or you will get algae and brown slime
damosapian: nice vid stew, thank for your time and effort
jony bong: good video keep it green
Donald Kosse: what is the size of your net pot all I have been able to find is 3,75 is
this it or 4''
ARMAND ALOVERA: Instead of paint, maybe you just could use a black plastic bag to
wrap-around the lower part of the 10 gallon container growing media.
Patt S: Great, informative video. I think I will do this for my summer hydro
garden. Thank you. BTW, Who the heck are those 4 people who would give
this a thumbs down???? It takes all kinds...
Donald Kosse: what kind of lighting do you use.
Julie Klett: Great video for newbies. Thank you. I live in the high rockies (7,500 feet)
and am trying to mastermind a way to grown greens (lettuce, spinach,
arugula, chard) on my porch in a way that won't freak out the HOA.
Considering this kind of system, placed in a cold frame to which I will add
a critter-proof screen (for when it is open). I also have to fend off elk,
deer, rabbits, voles, and ground squirrels. I imagine that painting the
system black will help it gather and retain heat overnight (temps can drop
to the 30s in the summer here). I will probably also build a support with
casters for mobility, so I can chase the sun a bit.
Johnny Thceeds: If you run the air it mixes your nutrients as you add them.
Donald Kosse: you are very informative I look forward to watch your shows .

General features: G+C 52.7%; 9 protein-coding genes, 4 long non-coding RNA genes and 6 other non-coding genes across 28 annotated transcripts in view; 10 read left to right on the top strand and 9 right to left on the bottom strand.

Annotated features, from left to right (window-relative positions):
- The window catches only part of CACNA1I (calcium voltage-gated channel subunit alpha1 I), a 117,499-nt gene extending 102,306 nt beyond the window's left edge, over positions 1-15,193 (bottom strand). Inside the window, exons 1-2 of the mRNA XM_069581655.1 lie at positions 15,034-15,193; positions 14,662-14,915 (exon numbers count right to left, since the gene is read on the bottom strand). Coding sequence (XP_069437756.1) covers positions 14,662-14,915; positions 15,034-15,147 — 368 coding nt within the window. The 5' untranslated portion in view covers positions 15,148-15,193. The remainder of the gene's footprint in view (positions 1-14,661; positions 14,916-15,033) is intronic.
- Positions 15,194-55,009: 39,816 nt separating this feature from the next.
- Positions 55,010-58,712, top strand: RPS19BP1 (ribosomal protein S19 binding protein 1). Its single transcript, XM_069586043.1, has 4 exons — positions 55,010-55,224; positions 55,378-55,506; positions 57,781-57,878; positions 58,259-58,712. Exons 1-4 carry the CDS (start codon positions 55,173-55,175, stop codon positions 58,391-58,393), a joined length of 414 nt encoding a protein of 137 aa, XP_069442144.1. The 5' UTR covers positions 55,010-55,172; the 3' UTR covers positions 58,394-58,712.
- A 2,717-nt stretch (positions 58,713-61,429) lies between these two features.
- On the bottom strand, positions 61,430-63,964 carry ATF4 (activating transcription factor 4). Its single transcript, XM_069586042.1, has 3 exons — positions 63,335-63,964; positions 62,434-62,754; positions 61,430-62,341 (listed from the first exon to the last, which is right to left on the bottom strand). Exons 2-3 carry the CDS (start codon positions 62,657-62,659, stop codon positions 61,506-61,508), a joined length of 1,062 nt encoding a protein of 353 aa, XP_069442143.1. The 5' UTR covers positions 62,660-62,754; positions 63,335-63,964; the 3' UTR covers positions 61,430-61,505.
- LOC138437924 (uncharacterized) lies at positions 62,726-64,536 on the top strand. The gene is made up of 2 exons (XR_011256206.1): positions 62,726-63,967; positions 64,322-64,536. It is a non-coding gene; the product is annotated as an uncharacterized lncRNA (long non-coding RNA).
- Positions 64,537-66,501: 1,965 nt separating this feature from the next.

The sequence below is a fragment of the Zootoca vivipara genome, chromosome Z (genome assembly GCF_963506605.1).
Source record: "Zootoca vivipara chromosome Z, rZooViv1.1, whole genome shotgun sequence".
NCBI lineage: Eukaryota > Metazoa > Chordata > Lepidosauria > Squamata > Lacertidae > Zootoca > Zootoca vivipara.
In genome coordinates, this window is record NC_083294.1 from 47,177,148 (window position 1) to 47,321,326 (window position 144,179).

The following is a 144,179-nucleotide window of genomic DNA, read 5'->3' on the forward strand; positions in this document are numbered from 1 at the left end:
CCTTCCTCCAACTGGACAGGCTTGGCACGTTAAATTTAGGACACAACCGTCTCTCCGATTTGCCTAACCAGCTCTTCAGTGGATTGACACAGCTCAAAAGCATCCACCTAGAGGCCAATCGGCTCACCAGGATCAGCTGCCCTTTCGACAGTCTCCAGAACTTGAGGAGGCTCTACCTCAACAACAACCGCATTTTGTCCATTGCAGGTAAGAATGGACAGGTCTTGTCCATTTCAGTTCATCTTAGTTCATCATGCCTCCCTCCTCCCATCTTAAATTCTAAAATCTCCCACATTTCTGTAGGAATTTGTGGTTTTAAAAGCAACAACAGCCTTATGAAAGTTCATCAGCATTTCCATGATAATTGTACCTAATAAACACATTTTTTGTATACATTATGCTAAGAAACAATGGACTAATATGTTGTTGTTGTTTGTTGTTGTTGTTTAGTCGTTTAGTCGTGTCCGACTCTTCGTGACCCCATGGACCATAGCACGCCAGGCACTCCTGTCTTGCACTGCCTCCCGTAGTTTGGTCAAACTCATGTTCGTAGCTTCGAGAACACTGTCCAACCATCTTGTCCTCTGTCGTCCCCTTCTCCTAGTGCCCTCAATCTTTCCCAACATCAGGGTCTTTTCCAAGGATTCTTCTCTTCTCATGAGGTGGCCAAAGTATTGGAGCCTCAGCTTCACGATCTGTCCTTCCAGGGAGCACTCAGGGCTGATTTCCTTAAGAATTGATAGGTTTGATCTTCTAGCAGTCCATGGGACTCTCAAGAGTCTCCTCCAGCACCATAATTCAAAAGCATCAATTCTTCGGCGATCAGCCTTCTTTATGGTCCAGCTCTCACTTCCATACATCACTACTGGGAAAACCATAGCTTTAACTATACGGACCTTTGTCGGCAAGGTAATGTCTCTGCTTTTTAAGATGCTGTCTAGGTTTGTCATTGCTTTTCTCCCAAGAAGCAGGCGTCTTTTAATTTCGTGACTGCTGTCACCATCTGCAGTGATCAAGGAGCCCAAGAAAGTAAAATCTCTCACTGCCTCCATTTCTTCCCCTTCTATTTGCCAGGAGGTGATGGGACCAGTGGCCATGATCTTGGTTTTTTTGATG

sublexxus79: Nice vid!
doug shepherd: Dude it sez tsp (thats teaspoon) you keep saying tbl (tablespoon)
Higzy Teflon: +OutdoorHydro Excellent video, but you lost me when you decided to pH your
water BEFORE adding nutrients and additives, which, is known to either drop
or even sometimes raise pH AFTER being added to the water. I have never
grown in a DWC system, only in soiless, but, am I to understand that pHing
water before adding nutrients is the proper way of doing it with DWC? You
checked ppms after adding everything, but did not check pH. This just
doesn't seem to make any sense to me.
DrKeggs99: Nice video. Very detailed. Thanks for sharing
Donald Kosse: HI
Let me say I find your show the best I have seen but I am interest in what
of the sure to grow products
Dingo Doorstep: Wont plant roots drown when exposed to this much water and is another top
feed drip tube system necessary ?
Thanks for the help ! :D
samljer: Fantastic vid, thx.
What if, instead of an air pump, i put a water pump that top fed the plants?
samljer: 4" pots should have the holes drilled to 3.75 (3+3/4).
Samizdat Press: No you have to empty and refill the reservoir about once every 2 weeks, 1)
to stop algae from growing, and ) Because it eats up all or most of the
nutrients so it needs new food. There are more automated systems but this
is just a cheap DIY one (though it works as well as anything you can buy)
unknown unknown: All of your comments on Youtube are unfunny.
OutdoorHydro: Preferably it should be 69 degrees, of course that fluctuates and can go
all the way up to ~80 depending on what you are growing. Best practice is
to never let the temp swing more than 15 degrees in either direction. Wher
eI live it goes from 55 to 80 degrees between day and night, and everything
still grows fine. The only issue I've had was growing lettuce in warm
weather as lettuce is a shade crop and didn't like the heat.